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Interview: The Secrets Of Wooga's Social Game Success
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Interview: The Secrets Of Wooga's Social Game Success


September 16, 2011 Article Start Previous Page 5 of 5
 

With your philosophy of the game loop, coming up with a self-contained important core mechanic, do you ever significantly modify it with content updates later?

HS: No. This is one of my key takeaways. What I discovered is that there's numerous examples. There's Roller Coaster Kingdom by Zynga; they changed the game loop after launch -- failed. They killed the game. Nightclub City by Booyah changed the game loop to an energy mechanic -- failed. They changed back.

Even Happy Hospital by Wooga, we changed the game loop of a game we already launched. It wasn't a success, it wasn't a failure -- it didn't move the needle, but it wasn't worth the effort.

We put two months of development in changing the game; it didn't move the needle. So even that was kind of a failure. So you should detect problems in the game loop before launch, and there's numerous ways to do that.

One is do a board game. One is obviously user testing. One is to do an early concept shot. Show the concept shot to people who are not working in the company -- do they understand the game loop just from a static picture? Then you're good, or have one level of assurance.

Do a very early first playable inside the company. So develop for two months, just the core game loop, no fancy graphics, even boxes do. Is it fun? Do people start competing in money or something? That, you should get from a core game loop.

Then you have an early first playable. We check second playable, alpha, beta, do user test again, and then kind of like a final decisive moment -- do a closed beta. So we have done a closed beta with Magic Land in an English speaking country, taking 3,000, 4,000 users, see do they like the game, do they come back tomorrow, do they finish the game loop? And by doing a closed beta in this manner, you won't burn the best customers, because the best customers always find the game first.

So when you invite your friends you think about, "Hmm, who's interested in CityVille? Can I invite the best city building guys?" If you have a crappy game, you'll never get them back in. So closed beta is the last milestone when you should detect problems in your game loop.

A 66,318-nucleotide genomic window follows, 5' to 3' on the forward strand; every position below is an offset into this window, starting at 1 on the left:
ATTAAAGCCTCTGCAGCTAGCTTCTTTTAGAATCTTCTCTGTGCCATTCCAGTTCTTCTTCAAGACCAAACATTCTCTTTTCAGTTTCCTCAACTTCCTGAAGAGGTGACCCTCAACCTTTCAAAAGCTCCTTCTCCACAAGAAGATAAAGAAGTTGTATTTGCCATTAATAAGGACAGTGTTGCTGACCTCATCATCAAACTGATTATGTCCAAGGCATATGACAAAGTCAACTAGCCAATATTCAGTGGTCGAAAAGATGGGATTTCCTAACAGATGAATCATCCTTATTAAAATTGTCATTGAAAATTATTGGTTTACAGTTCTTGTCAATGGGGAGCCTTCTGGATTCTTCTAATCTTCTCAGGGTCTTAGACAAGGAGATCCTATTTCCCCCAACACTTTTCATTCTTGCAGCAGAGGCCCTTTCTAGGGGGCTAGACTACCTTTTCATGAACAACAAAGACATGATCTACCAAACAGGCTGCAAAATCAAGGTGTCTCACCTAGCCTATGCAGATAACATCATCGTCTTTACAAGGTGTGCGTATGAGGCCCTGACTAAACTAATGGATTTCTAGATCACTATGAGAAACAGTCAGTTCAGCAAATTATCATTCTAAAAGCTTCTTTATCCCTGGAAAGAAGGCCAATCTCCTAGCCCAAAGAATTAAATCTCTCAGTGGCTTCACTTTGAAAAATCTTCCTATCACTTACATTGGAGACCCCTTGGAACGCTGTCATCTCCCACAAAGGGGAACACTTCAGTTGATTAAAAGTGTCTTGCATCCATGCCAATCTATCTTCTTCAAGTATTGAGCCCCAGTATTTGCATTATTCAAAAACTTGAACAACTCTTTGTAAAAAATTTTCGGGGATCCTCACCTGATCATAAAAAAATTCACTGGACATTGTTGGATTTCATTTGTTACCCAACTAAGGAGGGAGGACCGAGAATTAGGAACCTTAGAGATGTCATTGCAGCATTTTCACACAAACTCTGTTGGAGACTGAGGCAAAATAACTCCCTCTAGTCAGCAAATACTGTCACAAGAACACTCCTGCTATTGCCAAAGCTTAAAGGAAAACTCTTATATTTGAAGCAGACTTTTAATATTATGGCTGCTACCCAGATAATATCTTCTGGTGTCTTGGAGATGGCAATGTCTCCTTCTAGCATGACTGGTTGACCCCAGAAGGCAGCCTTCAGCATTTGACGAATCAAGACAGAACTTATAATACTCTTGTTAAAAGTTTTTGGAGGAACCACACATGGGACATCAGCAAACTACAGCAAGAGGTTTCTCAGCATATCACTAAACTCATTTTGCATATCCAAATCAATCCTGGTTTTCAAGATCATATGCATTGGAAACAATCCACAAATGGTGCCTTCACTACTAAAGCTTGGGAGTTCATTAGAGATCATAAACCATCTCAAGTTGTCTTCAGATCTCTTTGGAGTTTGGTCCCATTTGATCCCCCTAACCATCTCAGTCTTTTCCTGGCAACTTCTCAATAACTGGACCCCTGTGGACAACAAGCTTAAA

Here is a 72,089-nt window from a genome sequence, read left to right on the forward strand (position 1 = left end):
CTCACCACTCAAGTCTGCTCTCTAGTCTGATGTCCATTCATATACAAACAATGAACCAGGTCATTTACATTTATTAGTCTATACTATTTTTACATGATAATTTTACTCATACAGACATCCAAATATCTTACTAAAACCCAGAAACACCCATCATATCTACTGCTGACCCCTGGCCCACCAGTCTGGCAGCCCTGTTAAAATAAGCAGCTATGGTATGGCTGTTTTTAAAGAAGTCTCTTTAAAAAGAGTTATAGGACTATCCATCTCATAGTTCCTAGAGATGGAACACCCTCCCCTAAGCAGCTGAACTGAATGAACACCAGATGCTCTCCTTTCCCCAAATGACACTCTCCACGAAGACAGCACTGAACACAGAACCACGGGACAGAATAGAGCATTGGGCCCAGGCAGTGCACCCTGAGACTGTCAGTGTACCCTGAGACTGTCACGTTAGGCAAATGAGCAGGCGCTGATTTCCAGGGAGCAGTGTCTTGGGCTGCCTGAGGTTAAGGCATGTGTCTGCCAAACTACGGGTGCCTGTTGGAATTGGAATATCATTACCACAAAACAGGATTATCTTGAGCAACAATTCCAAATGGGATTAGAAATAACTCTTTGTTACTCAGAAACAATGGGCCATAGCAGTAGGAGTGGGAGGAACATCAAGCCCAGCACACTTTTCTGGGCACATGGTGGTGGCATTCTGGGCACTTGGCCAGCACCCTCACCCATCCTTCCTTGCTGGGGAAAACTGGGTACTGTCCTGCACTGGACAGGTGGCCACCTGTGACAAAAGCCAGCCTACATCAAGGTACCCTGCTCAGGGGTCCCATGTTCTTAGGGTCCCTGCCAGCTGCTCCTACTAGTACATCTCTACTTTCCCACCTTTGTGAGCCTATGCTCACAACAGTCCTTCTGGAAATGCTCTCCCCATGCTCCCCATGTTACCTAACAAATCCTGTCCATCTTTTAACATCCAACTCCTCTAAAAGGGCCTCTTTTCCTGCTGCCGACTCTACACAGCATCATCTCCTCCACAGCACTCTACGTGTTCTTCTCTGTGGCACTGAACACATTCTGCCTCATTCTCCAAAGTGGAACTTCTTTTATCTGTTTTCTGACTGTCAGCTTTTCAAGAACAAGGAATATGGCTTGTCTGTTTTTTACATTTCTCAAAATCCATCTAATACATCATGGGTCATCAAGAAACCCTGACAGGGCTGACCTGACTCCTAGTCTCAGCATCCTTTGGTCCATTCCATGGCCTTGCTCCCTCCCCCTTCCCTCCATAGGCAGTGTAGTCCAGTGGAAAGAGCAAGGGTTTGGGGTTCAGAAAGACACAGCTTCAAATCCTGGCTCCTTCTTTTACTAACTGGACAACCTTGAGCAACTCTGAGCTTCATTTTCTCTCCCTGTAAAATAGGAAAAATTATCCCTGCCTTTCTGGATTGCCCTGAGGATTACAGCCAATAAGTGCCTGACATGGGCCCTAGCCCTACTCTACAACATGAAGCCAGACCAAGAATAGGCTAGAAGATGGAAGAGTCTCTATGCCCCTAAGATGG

After launching if you just do modifications -- small things -- you can change the time of a timer, or the UI, or amount of food you need to supply for a business in CityVille, anything like this. But you can do modifications -- timers or something.

A good example in Monster World, in the game early on, you plant lemonade trees. First, they were five minute contracts, so they would be ready in five minutes. We changed it to three minutes, huge change on one-day retention, because new users got the good feeling of harvesting them two minutes earlier, before they abandoned the game. So these kinds of things you can do. It doesn't change the core game loop -- you just change the statistical value, like a static number. But you shouldn't change the game loop.

How simple should it be? If you're talking about something that you can show people as a static image so they understand it, to use one of your criteria.

HS: For example, Magic Land, the core game loop of the game -- it's a city building game, It really is. It's one of the core themes that generates money. Anything that generates money usually is the core game loop. In-game money. I call it "soft currency". Hard currency is real money.

So, for example, in Magic Land, the first playable, you had four houses, you had a castle in the middle that you cannot do anything. You could place the houses around the castle wherever you wanted and connect them with a road, and click on the houses and select the contract that you want to produce money four minutes, or three minutes. This was the game.

What happened is that people clicked on the moneybags when they were ready and they went "cha-ching!", and they laughed. And people started clicking a little bit -- "Oh, I got more money than you!" And this was already a game. And it can be really simple like that.

One of the pitfalls of game design, or game development, has always been, somebody says that "This game is not yet fun, let's improve the graphics." That's not the way to do it at all. Then you have a problem in the core game loop. So that's why I always limit amount of content for first playable. You shouldn't have 20 houses there, then you have focused on the wrong things; you should have four. And if it's fun with four, it will be super fun with 20. But if it's not fun with four it won't be fun with 20.


Article Start Previous Page 5 of 5

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